querySelectorAll()

a JavaScript function for selecting elements
  1. Welcome
  2. Examples
    - addEventListener()
    - Buttons
    - Data Attribute
    - document.
    querySelectorAll()

    - forEach()
    - Multiple Classes
    - to array
  3. Errors
    - Failed to execute 'querySelectorAll' on 'document'
  4. Advanced
  5. querySelectorAll() vs querySelector()
  6. Performance
  7. Troubleshooting

Links

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  2. Questions LLC

Buttons

The querySelectorAll() function is a method of the document object in JavaScript that allows you to search the document and find all elements that match a given CSS selector. It returns a static (not live) NodeList of elements that match the selector.

Here's an example of how you might use querySelectorAll() to find all buttons on a webpage:

// Find all buttons on the page const buttons = document.querySelectorAll('button'); // Log the number of buttons found console.log(`Found ${buttons.length} buttons.`); // Loop through the buttons and add a click event listener to each one buttons.forEach(button => { button.addEventListener('click', event => { console.log(`Button clicked: ${event.target.textContent}`); }); });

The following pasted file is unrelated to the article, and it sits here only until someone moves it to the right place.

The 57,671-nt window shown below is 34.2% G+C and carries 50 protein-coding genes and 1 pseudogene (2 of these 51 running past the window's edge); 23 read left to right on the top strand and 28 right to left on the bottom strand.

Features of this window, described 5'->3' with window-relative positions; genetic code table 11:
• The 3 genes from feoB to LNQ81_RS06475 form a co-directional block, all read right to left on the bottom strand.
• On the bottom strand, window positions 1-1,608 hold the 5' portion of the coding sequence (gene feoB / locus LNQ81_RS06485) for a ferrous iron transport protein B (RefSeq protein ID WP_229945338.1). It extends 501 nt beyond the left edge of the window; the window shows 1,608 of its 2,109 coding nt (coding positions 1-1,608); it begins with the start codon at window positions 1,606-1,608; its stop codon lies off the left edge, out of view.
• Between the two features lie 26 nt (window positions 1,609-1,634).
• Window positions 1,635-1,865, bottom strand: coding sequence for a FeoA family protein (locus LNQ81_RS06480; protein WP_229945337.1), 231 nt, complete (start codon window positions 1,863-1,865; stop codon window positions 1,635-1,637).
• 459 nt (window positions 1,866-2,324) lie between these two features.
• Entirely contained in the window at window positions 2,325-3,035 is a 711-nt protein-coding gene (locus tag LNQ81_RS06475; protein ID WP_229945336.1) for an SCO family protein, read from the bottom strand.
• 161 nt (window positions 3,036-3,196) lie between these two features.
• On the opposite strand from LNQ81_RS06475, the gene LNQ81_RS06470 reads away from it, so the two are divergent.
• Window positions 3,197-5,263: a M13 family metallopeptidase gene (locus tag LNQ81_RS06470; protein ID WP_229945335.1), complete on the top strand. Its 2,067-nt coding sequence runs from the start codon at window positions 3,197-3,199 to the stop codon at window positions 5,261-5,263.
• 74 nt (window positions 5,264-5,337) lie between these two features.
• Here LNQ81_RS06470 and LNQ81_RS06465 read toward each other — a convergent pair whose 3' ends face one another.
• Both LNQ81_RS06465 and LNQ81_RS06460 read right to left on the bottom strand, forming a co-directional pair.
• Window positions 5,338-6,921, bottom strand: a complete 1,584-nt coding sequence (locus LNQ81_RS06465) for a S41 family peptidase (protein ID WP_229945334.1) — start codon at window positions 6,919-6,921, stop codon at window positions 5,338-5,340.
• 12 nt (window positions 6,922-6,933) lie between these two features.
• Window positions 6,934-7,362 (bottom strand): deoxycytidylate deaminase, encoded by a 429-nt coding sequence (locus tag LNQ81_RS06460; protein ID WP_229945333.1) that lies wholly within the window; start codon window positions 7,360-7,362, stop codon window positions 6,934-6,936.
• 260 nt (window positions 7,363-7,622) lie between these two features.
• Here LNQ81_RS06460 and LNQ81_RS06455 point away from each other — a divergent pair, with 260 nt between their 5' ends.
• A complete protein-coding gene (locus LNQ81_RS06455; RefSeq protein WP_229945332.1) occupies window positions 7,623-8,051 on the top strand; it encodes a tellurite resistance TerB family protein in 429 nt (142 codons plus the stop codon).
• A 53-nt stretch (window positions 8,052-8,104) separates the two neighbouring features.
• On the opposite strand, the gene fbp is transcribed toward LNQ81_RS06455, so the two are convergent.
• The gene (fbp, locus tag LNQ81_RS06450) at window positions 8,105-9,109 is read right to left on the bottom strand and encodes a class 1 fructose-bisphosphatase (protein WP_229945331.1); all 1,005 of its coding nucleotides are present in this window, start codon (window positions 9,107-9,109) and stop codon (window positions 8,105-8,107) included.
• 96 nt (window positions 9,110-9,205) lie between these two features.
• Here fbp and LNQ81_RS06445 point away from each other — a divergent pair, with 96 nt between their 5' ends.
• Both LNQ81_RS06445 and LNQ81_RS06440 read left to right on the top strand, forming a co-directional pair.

In this example, querySelectorAll('button') searches the document for all elements that match the CSS selector 'button', which selects all <button> elements. The querySelectorAll() function returns a NodeList of all matching elements, which we store in the buttons constant. We then use the forEach() method to loop through the NodeList and add a click event listener to each button. When a button is clicked, the event listener logs the text content of the button to the console.

You can use any valid CSS selector with querySelectorAll(), not just 'button'. For example, you could use '#some-id' to find an element with the ID 'some-id', or '.some-class' to find all elements with the class 'some-class'.

Here's a more complete example that demonstrates how you might use querySelectorAll() to add a click event listener to all buttons on a webpage:

<!DOCTYPE html> <html> <head> <title>Button Test</title> </head> <body> <button>Button 1</button> <button>Button 2</button> <button>Button 3</button> <script> // Find all buttons on the page const buttons = document.querySelectorAll('button'); // Loop through the buttons and add a click event listener to each one buttons.forEach(button => { button.addEventListener('click', event => { console.log(`Button clicked: ${event.target.textContent}`); }); }); </script> </body> </html>

When you open this HTML file in a web browser and click on one of the buttons, the text content of the button (e.g., "Button 1") will be logged to the console.